In Washtenaw, officials assembled a leadership team led by then-county information technology director David Behen, who later became deputy county administrator and is now a vice president of Ann Arbor-based GDI Infotech.
The county Board of Commissioners in late 2005 officially approved a plan to solicit proposals from private Internet service providers. The county got 4 proposals. Bidders included a joint application from AT&T and IBM; MichTel Communications; and 20/20, which won the deal in summer 2006.
By February 2007, 20/20 had already established a pilot project designed to create small wireless bubbles in downtown Ann Arbor, downtown Saline and parts of Manchester.
Soon after that, however, the project, which was supposed to be finished by late 2007, ran into trouble.
Municipal wireless initiatives throughout the country increasingly lost momentum as investors questioned the business model.
Behen said the county was confident that the project was doable, although he recalls an early meeting where some people expressed skepticism.
“We had people in the room telling us it can’t be done, it can’t be done,” he said.
Critics believe the county should abandon the project.
Steve Pierce, co-founder of Wireless Ypsi, which has created a free wireless Internet cloud throughout downtown Ypsilanti, said Wireless Washtenaw was flawed from the beginning.
His startup company focuses on creating community wireless networks in crowded places like apartment complexes instead of rural areas.
“If the plan was to cover the entire county, there were a heck of a lot of sheep and cows out there that don’t need wireless Internet access,” said Pierce, who said his service has attracted 40,000 users, including 800 daily in downtown Ypsilanti. About 2,000 people use the service in a given week.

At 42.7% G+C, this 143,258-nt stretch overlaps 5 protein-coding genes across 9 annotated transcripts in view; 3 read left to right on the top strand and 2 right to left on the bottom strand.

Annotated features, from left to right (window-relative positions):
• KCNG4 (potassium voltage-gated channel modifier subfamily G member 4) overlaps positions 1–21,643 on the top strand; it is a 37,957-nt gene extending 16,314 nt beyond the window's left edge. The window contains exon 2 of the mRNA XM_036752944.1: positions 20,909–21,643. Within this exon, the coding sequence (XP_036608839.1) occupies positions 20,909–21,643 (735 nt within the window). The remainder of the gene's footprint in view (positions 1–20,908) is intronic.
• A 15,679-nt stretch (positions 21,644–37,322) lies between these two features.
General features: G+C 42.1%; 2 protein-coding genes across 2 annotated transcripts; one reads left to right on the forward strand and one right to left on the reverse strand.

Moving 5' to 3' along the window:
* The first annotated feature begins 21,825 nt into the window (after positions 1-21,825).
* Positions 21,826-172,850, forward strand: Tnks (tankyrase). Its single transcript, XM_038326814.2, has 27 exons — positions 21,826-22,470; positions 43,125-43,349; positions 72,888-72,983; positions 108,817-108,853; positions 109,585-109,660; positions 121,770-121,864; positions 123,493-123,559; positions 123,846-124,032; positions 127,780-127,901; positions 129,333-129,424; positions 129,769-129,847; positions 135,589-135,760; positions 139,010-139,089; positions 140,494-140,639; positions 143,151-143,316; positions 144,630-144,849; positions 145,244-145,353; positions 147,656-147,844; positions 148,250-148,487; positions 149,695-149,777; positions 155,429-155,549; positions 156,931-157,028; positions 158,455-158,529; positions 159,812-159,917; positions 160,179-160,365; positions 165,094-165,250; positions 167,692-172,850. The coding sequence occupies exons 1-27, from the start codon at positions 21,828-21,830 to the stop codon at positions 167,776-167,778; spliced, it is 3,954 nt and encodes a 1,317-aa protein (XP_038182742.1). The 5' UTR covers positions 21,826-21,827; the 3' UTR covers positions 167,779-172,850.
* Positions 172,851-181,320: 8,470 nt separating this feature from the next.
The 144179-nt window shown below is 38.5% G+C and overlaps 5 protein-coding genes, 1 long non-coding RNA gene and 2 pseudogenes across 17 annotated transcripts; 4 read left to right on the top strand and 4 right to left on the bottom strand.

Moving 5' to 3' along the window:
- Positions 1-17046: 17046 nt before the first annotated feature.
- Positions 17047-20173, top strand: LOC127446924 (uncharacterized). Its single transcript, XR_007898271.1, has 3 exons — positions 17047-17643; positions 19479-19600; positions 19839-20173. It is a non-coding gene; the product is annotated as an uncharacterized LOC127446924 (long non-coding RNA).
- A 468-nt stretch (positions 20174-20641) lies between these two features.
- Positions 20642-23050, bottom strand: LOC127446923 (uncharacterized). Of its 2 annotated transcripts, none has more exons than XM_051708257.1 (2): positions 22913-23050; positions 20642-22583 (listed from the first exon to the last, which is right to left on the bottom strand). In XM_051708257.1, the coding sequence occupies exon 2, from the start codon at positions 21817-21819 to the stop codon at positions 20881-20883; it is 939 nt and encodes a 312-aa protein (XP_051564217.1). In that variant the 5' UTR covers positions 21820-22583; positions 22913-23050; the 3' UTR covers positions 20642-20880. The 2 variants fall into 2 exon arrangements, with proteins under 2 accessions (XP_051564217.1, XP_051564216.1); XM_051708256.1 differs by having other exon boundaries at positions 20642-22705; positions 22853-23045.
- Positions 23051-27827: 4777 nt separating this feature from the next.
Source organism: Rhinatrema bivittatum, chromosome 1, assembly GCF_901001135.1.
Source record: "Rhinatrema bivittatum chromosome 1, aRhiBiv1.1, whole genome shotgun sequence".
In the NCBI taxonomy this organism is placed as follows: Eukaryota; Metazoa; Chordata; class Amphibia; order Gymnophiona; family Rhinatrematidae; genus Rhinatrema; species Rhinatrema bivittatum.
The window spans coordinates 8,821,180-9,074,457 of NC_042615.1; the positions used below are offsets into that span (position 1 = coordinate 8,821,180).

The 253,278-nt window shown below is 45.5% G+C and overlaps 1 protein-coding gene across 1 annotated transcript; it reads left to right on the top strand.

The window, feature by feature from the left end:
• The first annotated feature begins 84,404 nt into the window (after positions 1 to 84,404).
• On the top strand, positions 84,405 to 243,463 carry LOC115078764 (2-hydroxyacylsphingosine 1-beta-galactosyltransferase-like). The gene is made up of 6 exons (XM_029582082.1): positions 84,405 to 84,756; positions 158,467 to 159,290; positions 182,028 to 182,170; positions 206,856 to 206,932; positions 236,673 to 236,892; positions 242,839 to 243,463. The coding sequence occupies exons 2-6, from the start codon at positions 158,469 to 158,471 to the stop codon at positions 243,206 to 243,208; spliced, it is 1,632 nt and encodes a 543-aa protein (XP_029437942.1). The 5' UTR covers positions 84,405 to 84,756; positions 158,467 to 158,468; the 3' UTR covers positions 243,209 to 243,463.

Pierce argued that Wireless Washtenaw’s original objective was not plausible.
“The idea to blanket the entire county with wireless access is not cost effective. You put it where people are living and working, not in a corn field,” he said.
Wireless Washtenaw was designed to place all of the risk on the shoulders of the private sector.
“This had to be a partnership between the private sector and the public sector,” Behen said. “The public sector would not be paying for it. This was going to be funded through the private sector, a win-win for everybody.”
20/20 Communications has since spent more than $3,600 per active user to establish the network, with minimal revenue to show for it.
The county altogether spent about $70,000 with Bodman and consulting firm Plante & Moran to finalize contractual details and other specifics.
County officials such as Behen, McFarlane and others also spent innumerable hours working on the project.
“It was not correct to say the county was not spending any resources on it,” Behen said. Employees “spent a lot of time on it. That is taxpayer dollars. Some could argue that we could have spent our time focused on something else.”
To be sure, most experts didn’t expect venture capital funding opportunities to dry up - and the financial crisis made matters worse.
“It would have worked” with funding, Wolff said.
Rural Internet options still few
Most parties agree: The need to improve high-speed Internet penetration throughout Washtenaw County is still significant.
Thousands of users in western Washtenaw County are limited to Web access at dial-up speed.
Exact figures are unclear, which is partly why Michigan recently received a $1.8 million to study broadband Internet penetration. The Michigan Public Service Commission will work with Washington, D.C.-based Connected Nation to conduct the study.